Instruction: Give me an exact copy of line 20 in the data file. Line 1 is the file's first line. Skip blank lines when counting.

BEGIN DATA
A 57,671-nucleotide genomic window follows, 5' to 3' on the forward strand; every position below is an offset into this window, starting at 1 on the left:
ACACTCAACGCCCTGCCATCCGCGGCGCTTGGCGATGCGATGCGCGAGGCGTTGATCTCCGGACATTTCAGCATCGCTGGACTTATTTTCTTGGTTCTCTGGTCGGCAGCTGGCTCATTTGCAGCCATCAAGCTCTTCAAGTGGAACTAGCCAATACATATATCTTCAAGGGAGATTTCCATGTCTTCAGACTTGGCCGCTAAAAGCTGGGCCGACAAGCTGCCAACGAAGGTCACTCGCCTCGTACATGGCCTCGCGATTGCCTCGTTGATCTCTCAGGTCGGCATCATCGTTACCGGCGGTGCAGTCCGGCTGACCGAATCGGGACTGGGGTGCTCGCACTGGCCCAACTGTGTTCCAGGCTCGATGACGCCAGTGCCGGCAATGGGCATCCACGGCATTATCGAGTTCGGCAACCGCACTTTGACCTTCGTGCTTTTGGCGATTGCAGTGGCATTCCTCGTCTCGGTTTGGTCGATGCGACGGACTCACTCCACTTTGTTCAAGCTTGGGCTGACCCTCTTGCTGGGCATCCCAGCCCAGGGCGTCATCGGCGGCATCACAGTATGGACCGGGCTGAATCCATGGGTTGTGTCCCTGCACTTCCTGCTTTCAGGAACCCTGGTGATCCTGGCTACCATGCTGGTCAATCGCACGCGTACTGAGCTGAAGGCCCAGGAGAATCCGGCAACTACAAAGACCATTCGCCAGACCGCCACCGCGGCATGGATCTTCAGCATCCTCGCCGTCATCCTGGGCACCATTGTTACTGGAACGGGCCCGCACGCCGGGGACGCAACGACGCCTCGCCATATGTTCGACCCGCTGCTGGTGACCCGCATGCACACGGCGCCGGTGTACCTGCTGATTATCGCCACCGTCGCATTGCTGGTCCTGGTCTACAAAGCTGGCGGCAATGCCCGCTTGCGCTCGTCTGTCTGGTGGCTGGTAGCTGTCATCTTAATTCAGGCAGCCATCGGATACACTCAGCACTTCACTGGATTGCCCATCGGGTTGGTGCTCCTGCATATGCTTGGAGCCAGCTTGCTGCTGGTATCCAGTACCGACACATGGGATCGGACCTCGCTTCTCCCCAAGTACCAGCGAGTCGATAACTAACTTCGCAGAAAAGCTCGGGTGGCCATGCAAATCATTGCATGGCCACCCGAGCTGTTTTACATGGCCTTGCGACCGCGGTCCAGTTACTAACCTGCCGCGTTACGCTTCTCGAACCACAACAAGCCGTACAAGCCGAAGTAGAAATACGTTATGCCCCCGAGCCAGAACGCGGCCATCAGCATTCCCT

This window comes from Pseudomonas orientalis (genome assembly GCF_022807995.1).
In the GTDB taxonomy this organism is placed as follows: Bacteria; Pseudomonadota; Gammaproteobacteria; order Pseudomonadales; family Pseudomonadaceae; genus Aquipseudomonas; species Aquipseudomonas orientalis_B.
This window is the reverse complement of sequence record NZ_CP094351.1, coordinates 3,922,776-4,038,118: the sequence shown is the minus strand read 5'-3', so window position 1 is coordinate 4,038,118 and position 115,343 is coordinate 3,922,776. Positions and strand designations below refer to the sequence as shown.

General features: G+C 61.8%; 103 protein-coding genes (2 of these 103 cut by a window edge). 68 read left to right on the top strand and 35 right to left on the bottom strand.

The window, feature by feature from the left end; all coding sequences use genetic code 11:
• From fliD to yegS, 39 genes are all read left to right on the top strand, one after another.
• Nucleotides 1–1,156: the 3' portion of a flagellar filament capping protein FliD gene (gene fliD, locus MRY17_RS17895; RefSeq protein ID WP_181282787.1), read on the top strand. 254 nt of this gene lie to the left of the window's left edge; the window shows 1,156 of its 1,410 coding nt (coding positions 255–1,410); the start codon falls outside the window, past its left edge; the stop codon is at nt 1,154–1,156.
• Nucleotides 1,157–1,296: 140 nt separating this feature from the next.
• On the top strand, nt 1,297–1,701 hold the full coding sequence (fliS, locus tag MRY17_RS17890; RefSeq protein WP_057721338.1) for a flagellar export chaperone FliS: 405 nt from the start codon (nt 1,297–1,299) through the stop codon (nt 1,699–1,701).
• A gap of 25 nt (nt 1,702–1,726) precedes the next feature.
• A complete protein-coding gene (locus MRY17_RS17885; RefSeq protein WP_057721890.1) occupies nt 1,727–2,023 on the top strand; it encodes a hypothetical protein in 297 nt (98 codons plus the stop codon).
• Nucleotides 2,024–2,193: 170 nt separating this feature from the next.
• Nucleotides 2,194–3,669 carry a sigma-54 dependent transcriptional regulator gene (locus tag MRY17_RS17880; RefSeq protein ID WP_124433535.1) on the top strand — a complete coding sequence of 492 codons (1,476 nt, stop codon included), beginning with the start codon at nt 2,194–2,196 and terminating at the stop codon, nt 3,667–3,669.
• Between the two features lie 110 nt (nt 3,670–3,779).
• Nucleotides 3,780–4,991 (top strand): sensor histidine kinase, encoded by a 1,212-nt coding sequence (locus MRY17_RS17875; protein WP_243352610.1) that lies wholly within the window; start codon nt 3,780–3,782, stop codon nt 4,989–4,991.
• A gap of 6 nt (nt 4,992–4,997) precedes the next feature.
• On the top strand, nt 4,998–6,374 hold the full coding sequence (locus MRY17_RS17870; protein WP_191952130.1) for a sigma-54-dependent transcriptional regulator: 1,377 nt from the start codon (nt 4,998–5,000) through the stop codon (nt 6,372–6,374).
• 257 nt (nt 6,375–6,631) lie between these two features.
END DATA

• 257 nt (nt 6,375–6,631) lie between these two features.